This is a supplement to Terry Modica's book Daily Prayers with the Saints for the New Millennium. The saints whose feast days are blank or in ( ) are extras for this site but are not included in the book.
Saint & Patronage
Saint Edmund of East Anglia was a king who was captured by pagan invaders. The enemy wanted him to sign a treaty that would harm his country and Church, but he chose to die rather than to grieve God and hurt his people.
Saint Edward the Confessor was one of the most popular English kings, because he trusted in God and greatly loved his people. By relying on God, he was able to rule wisely and maintain peace.
Saint Edwin was a pagan king who listened to a Christian preacher publicly explain the Gospel. He accepted salvation, renounced his worship of the gods, and commanded his high priest to destroy their altars and temples.
the Lord is God
Saint Elias ministered with Saint Daniel to Christians condemned to do hard labor in the mines during persecutions, to comfort them. When they were arrested for their beliefs, Elias bravely shared his mystical insights, even though this led to his death.
Emil Emile, Emilian, Emilion, Emilius
Saint Gregory the Great had three aunts who led prayerful religious lives in their father's house, Tarsilla, Saint Emiliana, and Gordiana. They encouraged each another to growth in holiness.
Emmanuel Immanuel, Manuel
God with us
Jesus Christ is your patron! Having a name associated with the joy of Christmas is a reminder that you are called to bring Christ to all those around you.
Eric Erick, Erich
Saint Eric was a king of Sweden who codified Swedish law under Gospel principles. He used his power and authority to spread the Gospel through his kingdom.
Saint Ernest was the abbot of a Benedictine Abbey in Germany. He went on the Crusades, preached in Arabia and Persia, and was captured by the Moors. He was tortured to death in Mecca.
Saint Eugene I was a priest who had served in several different positions in the Church and became pope. He was widely known for his charity and holiness.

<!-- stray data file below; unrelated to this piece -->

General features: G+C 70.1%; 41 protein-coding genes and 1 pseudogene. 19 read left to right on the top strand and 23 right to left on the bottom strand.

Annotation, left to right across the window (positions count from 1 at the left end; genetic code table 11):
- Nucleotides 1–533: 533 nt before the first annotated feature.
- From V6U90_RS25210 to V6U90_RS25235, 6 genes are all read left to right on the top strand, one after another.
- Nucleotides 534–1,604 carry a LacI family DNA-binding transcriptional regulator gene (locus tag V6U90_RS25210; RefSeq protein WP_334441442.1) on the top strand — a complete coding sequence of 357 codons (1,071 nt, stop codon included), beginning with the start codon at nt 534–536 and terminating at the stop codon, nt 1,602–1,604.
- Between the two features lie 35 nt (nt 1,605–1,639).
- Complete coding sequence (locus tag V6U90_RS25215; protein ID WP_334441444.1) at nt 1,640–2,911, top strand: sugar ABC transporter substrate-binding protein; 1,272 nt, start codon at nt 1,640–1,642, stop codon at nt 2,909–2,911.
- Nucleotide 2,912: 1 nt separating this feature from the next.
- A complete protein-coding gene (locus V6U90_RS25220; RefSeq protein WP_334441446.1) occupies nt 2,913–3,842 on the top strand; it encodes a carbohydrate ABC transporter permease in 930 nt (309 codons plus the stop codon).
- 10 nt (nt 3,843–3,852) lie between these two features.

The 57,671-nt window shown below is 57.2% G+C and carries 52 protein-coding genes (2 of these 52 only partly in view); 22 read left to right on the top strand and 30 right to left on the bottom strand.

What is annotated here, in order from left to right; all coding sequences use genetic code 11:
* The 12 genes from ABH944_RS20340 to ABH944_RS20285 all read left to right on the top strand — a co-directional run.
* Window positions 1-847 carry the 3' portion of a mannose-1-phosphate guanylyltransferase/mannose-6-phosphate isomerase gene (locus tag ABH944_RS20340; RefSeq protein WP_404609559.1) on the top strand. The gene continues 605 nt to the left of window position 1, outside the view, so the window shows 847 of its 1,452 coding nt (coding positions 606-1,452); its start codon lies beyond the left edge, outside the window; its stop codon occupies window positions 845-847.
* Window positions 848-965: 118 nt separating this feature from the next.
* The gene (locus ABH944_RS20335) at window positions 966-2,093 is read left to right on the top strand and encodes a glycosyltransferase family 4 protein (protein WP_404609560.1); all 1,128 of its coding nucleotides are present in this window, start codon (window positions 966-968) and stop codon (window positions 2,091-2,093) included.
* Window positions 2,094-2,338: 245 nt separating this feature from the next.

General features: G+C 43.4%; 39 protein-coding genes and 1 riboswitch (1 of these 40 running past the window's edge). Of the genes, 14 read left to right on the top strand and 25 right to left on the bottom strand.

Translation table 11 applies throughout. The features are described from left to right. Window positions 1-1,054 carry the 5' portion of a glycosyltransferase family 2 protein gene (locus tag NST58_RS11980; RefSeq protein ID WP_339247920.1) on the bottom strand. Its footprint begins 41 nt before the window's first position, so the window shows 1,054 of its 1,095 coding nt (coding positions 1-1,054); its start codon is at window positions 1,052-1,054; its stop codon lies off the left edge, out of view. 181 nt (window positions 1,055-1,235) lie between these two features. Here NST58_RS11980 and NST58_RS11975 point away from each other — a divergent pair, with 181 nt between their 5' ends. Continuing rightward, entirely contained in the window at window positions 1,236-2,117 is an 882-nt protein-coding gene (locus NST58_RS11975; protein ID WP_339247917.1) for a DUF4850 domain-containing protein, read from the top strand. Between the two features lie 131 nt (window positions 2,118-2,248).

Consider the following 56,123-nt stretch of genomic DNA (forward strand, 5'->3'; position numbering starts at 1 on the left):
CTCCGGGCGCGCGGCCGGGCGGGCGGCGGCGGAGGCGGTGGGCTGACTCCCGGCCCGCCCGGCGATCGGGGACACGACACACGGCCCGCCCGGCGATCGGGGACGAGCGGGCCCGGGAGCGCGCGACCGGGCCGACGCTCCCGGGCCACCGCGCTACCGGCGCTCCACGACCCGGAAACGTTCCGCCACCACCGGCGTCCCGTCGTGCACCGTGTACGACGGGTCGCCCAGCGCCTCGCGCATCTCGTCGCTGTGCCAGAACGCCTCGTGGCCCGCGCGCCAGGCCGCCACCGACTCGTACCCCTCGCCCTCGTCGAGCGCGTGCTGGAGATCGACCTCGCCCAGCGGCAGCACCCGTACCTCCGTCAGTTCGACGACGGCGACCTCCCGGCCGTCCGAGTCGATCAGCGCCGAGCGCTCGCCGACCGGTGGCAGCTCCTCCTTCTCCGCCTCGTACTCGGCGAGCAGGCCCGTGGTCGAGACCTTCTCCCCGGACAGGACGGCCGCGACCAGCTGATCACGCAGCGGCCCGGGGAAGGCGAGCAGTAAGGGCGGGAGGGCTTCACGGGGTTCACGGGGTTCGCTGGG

Saint Eustace served as a parish priest until he was elected abbot. He later became the apostolic legate to England for Pope Innocent III.
Saint Fabian was filled with zeal and wisdom. As a layman and farmer, he entered Rome on the day a new pope was being elected. By God's design, a dove flew into the proceedings and landed on his head, an obvious sign that God had anointed him to serve as pope. Surprised but obedient, Saint Fabian said yes.
Felix Felician, Felicio
Saint Felix of Nola was a priest ordained by and worked with Saint Maximus of Nola. When Maximus was dying, Felix hid him from soldiers in a vacant building. God used a spider to spin a web over the door, fooling the soldiers into thinking no one had entered there.
Ferdinand Fernando, Ferde, Fernand, Hernando
Saint Ferdinand III of Castile was a great administrator who had very deep faith. His friendship with God inspired him to be a just ruler, and he pardoned those who attacked his throne.
Saint Fidelis of Sigmaringen was a lawyer who grew disgusted by the greed, corruption, and lack of interest in justice by his colleagues. He changed careers to join the priesthood. He gave away his worldly wealth to poor seminarians and other needy people.
Oct. 4 Dec. 3
Francis Frank, Franz, Francesco, Francisco, Franco, Francois